Your life as a mining and resources professional will always be busy but as the end of financial year (EoFY) approaches, it could be highly beneficial for you to stop and take stock of your financial situation, goals and objectives, and do any necessary fine-tuning before June 30. My EoFY planning tips for mining and resources professionals could help to not only reduce your tax bill, but also build and protect your wealth.
TIP #1: Contributing to super
Depending on your personal circumstances, it could be worthwhile contributing to superannuation if you are eligible to do so and you have not exceeded the relevant caps.
For 2018/19 the concessional contributions cap is $25,000 per annum, regardless of your age.
The concessional contributions cap generally includes employer contributions (Superannuation Guarantee, voluntary and salary sacrifice) and personal deductible contributions.
IN SUMMARY: Making concessional contributions to your superannuation could help you reduce your personal income tax and build wealth for retirement within a tax-effective environment and, if applicable, purchase your first home via the First Home Super Saver Scheme (FHSSS).
- The non-concessional contributions cap is $100,000 per annum. If you are under 65 in a financial year, you can use the ‘three-year bring forward rule’ to bring forward your next two years of non-concessional caps and make up to $300,000 of non-concessional contributions. If you are not under 65 in a financial year, the three-year bring forward rule ceases to be available unless you started a bring-forward period in a previous financial year and it’s still operational.
- Non-concessional contributions are not allowed if your total superannuation balance as at June 30 of the prior financial year was $1,600,000 or more (and the 3-year bring forward rule phases out from $1,400,000).
Please note: If the 3-year bring forward rule was triggered in 2016/17, and not fully utilised by 30 June 2017, then transitional rules apply.
The non-concessional contributions cap generally includes personal contributions not claimed as a tax deduction. This encompasses spouse contributions, but excludes the Government co-contribution, downsizer contributions and eligible contributions under the small business capital gains tax cap.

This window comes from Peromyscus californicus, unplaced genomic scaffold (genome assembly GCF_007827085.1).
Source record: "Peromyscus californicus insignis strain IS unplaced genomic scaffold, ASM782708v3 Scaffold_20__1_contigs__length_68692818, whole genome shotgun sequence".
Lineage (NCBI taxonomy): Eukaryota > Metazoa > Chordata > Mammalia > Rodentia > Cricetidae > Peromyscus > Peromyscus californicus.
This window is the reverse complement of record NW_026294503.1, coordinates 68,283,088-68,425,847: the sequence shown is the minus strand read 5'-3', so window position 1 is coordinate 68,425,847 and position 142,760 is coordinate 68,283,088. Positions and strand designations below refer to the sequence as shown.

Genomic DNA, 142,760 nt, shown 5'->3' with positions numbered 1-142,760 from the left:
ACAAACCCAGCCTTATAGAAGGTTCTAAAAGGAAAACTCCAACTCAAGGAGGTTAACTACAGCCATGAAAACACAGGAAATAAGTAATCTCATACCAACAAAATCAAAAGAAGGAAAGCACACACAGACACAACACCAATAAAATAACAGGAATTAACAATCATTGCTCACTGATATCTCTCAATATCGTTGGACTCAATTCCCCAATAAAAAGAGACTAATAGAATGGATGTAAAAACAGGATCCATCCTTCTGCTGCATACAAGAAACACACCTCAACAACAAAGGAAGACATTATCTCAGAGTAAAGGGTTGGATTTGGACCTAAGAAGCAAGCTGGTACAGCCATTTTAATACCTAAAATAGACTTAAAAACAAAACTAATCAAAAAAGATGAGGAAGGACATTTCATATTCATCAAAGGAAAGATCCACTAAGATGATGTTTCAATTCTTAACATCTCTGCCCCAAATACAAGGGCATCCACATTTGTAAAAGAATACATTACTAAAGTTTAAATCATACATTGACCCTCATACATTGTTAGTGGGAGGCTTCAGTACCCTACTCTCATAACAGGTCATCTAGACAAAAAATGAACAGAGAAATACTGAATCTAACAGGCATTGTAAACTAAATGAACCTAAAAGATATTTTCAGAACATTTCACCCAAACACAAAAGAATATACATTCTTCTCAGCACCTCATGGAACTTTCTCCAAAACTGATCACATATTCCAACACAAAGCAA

IN SUMMARY: Making non-concessional contributions to your superannuation won’t reduce your personal income tax but could help build wealth for retirement within a tax-effective environment (and, possibly help you purchase your first home).
Government co-contributions and spouse contributions
In addition, there are a number of other advantages that you may be able to use depending on your situation. This includes:
- Receiving a co-contribution of up to $500 from the Government if you make non-concessional contributions to your superannuation
- Receiving a tax offset claim of up to $540 if you make non-concessional contributions to your spouse’s superannuation
TIP #2: Managing capital gains/losses
Depending on your personal circumstances, it could be worthwhile deferring (or bringing forward) the sale of an asset with an expected capital gain (and the applicable capital gains tax liability) to a future financial year. This could be beneficial if you expect that your income will be lower in the future compared to this year (or higher next year).
It is important to consider that if you defer the sale of an asset until it has been held for 12 months or more, you may be entitled to the 50% capital gains tax discount. In contrast, if you hold an asset for under 12 months, any capital gain made may be assessed in its entirety upon the sale.
In addition, if you have triggered a capital gain this year, you could review whether it‘s appropriate to offset this capital gain using an existing capital loss (carried forward or otherwise) or selling another asset currently in a loss position.
IN SUMMARY: The deferring or bringing forward of the sale of an asset with an expected capital gain, and considering options for offsetting a capital gain, could help reduce your personal income tax.
TIP #3: Prepaying deductible interest or bringing forward deductible expenses
Depending on your personal circumstances, it could be worthwhile prepaying deductible interest or bringing forward deductible expenses if you expect that your income will be lower next financial year.
This strategy may be applicable to your income protection insurance premiums; interest payments on investment loans ; donations to charities endorsed by the ATO as ‘deductible gift recipients’ (DGRs); work-related expenses (such as for car, travel, clothing and self-education); and in some circumstances, the cost of maintenance of investment properties.
IN SUMMARY: Prepaying deductible interest or bringing forward deductible expenses could help reduce your personal income tax, fund further philanthropic endeavours and protect wealth.
Your next step…
With June 30 on the horizon, it’s best not to leave your fine-tuning to the last minute. For help with an assessment of which EoFY planning tips may be appropriate for you, based on your financial situation, goals and objectives, please contact James on (07) 3007 2000 or email email@example.com
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Stratus Financial Group and its advisers are Authorised Representatives of Fortnum Private Wealth Ltd ABN 54 139 889 535 AFSL 357306. This is general advice only and does not take into account your objectives, financial situation or needs, so you should consider whether the advice is relevant to your personal circumstances. You should also read the relevant Product Disclosure Statements (PDS) before making any financial decisions.